Wake Up, Everybody: Staying Alert in the Office

Wake Up, Everybody: Staying Alert in the Office

Posted by Human Solution on Dec 23rd 2010

I have nothing against a cup of coffee, a soda, an energy drink or any other caffeinated drink as an occasional pick-me-up during the work day. I enjoy them myself. However, over-reliance on it is unhealthy, and ultimately unproductive.

Many people have experienced the effects of acute over-use, the jitters. They include physical twitching as well as subtle negative mood and attention changes. These are generally not a huge problem, and will go away on their own, but can defeat the purpose of trying to be more alert and/or productive. Long-term use of too much caffeine can create a dependence, as well as some other problems including headaches, long-term sleep-disruption and stomach problems. So if we’re agreed that caffeine is not a good stimulant to rely on in excess, what can you do to stay alert in the office?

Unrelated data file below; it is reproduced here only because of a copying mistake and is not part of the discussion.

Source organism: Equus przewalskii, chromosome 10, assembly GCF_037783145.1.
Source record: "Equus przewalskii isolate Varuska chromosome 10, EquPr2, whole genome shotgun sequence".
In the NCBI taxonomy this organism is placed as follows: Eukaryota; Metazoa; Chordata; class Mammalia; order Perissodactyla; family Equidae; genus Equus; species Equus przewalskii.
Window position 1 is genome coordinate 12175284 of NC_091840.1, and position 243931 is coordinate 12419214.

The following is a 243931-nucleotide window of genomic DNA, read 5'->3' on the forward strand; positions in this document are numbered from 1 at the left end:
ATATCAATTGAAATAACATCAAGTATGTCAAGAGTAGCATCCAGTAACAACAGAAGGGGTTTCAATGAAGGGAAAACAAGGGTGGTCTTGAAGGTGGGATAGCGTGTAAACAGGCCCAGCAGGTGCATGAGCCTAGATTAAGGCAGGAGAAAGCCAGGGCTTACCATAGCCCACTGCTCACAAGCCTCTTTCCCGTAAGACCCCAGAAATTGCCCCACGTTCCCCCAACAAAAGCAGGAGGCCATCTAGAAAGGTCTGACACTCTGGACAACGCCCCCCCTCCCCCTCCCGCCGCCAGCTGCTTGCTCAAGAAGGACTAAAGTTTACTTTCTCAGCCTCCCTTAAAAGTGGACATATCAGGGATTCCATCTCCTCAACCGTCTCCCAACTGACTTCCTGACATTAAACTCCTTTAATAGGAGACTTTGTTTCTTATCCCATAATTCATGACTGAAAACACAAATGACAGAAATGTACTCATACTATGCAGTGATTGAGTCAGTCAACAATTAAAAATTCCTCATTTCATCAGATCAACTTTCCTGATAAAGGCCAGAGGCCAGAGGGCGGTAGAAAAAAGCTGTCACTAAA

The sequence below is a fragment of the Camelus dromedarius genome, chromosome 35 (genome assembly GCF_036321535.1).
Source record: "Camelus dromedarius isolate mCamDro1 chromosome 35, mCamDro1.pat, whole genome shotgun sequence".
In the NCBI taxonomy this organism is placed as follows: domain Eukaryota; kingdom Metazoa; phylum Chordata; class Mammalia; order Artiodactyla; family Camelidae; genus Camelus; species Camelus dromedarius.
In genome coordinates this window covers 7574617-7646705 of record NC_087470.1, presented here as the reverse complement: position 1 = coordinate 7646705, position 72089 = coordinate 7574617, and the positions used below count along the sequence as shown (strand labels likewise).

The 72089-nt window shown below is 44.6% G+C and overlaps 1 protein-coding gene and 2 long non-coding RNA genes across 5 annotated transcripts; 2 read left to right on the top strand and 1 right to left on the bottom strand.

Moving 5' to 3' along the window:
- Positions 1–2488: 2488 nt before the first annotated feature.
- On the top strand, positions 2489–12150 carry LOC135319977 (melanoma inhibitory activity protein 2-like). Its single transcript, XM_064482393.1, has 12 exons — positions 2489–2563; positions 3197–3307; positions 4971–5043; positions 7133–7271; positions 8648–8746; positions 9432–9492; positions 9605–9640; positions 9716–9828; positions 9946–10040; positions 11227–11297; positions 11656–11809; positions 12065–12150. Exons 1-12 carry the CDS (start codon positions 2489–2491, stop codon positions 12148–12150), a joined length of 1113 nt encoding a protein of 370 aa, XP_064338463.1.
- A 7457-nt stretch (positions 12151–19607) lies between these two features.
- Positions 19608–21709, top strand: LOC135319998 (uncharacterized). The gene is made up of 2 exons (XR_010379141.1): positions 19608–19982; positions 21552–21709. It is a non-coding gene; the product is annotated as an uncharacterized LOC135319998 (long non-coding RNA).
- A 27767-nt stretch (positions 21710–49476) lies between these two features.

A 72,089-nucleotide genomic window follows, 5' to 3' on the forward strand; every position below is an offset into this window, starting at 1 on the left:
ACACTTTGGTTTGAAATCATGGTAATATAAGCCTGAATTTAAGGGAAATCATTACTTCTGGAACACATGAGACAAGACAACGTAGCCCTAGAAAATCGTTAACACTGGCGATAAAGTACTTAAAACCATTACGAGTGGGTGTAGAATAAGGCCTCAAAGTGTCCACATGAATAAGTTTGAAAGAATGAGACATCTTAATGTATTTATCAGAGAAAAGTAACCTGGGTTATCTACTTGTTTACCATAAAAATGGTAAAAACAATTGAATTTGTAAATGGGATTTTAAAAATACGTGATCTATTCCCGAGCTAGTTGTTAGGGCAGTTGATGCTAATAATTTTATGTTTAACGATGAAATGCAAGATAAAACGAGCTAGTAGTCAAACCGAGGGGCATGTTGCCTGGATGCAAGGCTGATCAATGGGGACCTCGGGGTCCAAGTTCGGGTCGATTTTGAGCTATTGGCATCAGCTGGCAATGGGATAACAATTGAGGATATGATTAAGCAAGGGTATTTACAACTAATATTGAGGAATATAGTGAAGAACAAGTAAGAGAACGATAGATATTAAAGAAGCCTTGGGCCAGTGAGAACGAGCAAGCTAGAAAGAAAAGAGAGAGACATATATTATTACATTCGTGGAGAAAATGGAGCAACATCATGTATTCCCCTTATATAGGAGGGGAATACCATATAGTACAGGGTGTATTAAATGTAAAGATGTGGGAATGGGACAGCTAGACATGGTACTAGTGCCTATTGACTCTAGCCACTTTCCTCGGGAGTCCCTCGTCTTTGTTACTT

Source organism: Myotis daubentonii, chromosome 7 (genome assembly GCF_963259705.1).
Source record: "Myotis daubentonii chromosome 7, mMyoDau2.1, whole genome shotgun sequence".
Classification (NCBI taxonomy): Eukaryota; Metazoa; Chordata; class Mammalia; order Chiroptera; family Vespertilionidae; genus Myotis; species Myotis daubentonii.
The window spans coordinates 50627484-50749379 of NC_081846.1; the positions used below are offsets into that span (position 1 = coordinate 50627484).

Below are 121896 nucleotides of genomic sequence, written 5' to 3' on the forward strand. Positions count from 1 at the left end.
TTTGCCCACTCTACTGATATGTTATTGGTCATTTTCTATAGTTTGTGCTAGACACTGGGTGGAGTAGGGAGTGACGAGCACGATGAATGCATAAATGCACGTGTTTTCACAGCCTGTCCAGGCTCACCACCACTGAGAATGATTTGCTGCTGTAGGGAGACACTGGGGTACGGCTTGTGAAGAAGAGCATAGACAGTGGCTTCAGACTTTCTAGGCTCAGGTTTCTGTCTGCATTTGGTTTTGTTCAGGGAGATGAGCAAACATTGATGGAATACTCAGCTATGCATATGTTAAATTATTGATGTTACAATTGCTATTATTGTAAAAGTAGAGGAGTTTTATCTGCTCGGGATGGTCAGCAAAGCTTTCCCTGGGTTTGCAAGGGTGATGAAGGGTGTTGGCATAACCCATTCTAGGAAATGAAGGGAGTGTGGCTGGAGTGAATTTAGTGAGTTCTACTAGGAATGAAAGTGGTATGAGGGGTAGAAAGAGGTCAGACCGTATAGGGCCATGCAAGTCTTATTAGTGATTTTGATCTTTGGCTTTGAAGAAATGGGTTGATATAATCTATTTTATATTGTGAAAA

The obvious first answer is to get more sleep at night. Most people need somewhere between six and eight hours to function properly, and ultimately that is superior to anything else you can do. I know this does not always happen, however, so here are some things you can do in the office that will help.

One is to maintain proper posture while working. This is subtle, but achy joints from slouching or using other improper positions make you tired and achy.

Another is taking breaks. Computer screens can tire your eyes after a while, and even a comfortable chair can become a problem if you sit motionless for excessive periods. So every solid hour or so, it is a good idea to get up, stretch, and focus your eyes on something a long way away for a couple minutes, just for some variety.

While working, you can also use an adjustable height desk like our Workrite Sierra series to work standing for a while. This wakes me up better than just about any other technique I know of and gets me through long days.

Caffeine is a popular way to stay alert at work, and to an extent, it is effective. These techniques can be helpful, however, to help you work without it, or at least minimize your reliance on it.

Interested in ergonomics?

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